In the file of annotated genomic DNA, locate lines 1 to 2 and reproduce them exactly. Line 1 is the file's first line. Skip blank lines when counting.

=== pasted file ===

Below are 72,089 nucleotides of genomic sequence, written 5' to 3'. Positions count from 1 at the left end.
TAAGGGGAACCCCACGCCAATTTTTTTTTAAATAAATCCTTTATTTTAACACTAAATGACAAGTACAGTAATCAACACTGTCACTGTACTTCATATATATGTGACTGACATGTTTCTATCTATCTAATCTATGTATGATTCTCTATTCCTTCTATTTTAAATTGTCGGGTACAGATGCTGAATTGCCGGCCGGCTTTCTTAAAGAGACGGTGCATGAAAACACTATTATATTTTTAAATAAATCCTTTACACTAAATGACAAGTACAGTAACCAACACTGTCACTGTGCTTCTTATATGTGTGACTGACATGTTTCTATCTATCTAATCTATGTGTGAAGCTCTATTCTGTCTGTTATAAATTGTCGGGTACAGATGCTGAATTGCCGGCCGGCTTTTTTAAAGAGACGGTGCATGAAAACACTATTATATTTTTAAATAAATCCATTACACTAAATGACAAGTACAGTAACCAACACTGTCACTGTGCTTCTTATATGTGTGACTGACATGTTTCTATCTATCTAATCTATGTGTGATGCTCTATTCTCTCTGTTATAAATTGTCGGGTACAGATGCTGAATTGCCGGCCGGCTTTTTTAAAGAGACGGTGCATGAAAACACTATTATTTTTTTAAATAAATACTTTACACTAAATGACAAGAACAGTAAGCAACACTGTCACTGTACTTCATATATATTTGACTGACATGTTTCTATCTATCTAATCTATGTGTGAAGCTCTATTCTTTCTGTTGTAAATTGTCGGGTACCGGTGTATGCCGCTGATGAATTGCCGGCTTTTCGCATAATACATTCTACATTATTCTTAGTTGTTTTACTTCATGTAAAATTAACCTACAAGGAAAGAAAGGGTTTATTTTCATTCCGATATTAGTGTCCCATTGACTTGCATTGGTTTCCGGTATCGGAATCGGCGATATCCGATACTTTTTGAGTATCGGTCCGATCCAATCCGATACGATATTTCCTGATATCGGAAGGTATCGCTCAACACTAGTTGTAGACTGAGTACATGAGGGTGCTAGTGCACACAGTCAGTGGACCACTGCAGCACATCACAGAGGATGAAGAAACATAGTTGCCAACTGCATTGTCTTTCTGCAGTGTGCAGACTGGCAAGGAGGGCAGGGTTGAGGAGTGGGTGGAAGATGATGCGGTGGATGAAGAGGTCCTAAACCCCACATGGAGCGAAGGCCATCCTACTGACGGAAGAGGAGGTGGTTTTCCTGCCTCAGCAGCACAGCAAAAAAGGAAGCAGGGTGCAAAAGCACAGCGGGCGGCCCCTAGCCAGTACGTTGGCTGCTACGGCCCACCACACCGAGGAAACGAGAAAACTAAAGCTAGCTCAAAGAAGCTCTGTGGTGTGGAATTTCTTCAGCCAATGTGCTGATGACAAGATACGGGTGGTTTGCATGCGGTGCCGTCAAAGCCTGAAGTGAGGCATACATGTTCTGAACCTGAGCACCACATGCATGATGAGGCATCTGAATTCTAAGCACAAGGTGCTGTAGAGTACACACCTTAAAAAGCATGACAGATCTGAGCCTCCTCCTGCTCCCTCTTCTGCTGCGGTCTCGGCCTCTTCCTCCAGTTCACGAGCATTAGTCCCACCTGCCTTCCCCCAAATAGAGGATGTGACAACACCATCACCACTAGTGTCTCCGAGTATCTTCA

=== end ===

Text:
Below are 72,089 nucleotides of genomic sequence, written 5' to 3'. Positions count from 1 at the left end.
TAAGGGGAACCCCACGCCAATTTTTTTTTAAATAAATCCTTTATTTTAACACTAAATGACAAGTACAGTAATCAACACTGTCACTGTACTTCATATATATGTGACTGACATGTTTCTATCTATCTAATCTATGTATGATTCTCTATTCCTTCTATTTTAAATTGTCGGGTACAGATGCTGAATTGCCGGCCGGCTTTCTTAAAGAGACGGTGCATGAAAACACTATTATATTTTTAAATAAATCCTTTACACTAAATGACAAGTACAGTAACCAACACTGTCACTGTGCTTCTTATATGTGTGACTGACATGTTTCTATCTATCTAATCTATGTGTGAAGCTCTATTCTGTCTGTTATAAATTGTCGGGTACAGATGCTGAATTGCCGGCCGGCTTTTTTAAAGAGACGGTGCATGAAAACACTATTATATTTTTAAATAAATCCATTACACTAAATGACAAGTACAGTAACCAACACTGTCACTGTGCTTCTTATATGTGTGACTGACATGTTTCTATCTATCTAATCTATGTGTGATGCTCTATTCTCTCTGTTATAAATTGTCGGGTACAGATGCTGAATTGCCGGCCGGCTTTTTTAAAGAGACGGTGCATGAAAACACTATTATTTTTTTAAATAAATACTTTACACTAAATGACAAGAACAGTAAGCAACACTGTCACTGTACTTCATATATATTTGACTGACATGTTTCTATCTATCTAATCTATGTGTGAAGCTCTATTCTTTCTGTTGTAAATTGTCGGGTACCGGTGTATGCCGCTGATGAATTGCCGGCTTTTCGCATAATACATTCTACATTATTCTTAGTTGTTTTACTTCATGTAAAATTAACCTACAAGGAAAGAAAGGGTTTATTTTCATTCCGATATTAGTGTCCCATTGACTTGCATTGGTTTCCGGTATCGGAATCGGCGATATCCGATACTTTTTGAGTATCGGTCCGATCCAATCCGATACGATATTTCCTGATATCGGAAGGTATCGCTCAACACTAGTTGTAGACTGAGTACATGAGGGTGCTAGTGCACACAGTCAGTGGACCACTGCAGCACATCACAGAGGATGAAGAAACATAGTTGCCAACTGCATTGTCTTTCTGCAGTGTGCAGACTGGCAAGGAGGGCAGGGTTGAGGAGTGGGTGGAAGATGATGCGGTGGATGAAGAGGTCCTAAACCCCACATGGAGCGAAGGCCATCCTACTGACGGAAGAGGAGGTGGTTTTCCTGCCTCAGCAGCACAGCAAAAAAGGAAGCAGGGTGCAAAAGCACAGCGGGCGGCCCCTAGCCAGTACGTTGGCTGCTACGGCCCACCACACCGAGGAAACGAGAAAACTAAAGCTAGCTCAAAGAAGCTCTGTGGTGTGGAATTTCTTCAGCCAATGTGCTGATGACAAGATACGGGTGGTTTGCATGCGGTGCCGTCAAAGCCTGAAGTGAGGCATACATGTTCTGAACCTGAGCACCACATGCATGATGAGGCATCTGAATTCTAAGCACAAGGTGCTGTAGAGTACACACCTTAAAAAGCATGACAGATCTGAGCCTCCTCCTGCTCCCTCTTCTGCTGCGGTCTCGGCCTCTTCCTCCAGTTCACGAGCATTAGTCCCACCTGCCTTCCCCCAAATAGAGGATGTGACAACACCATCACCACTAGTGTCTCCGAGTATCTTCA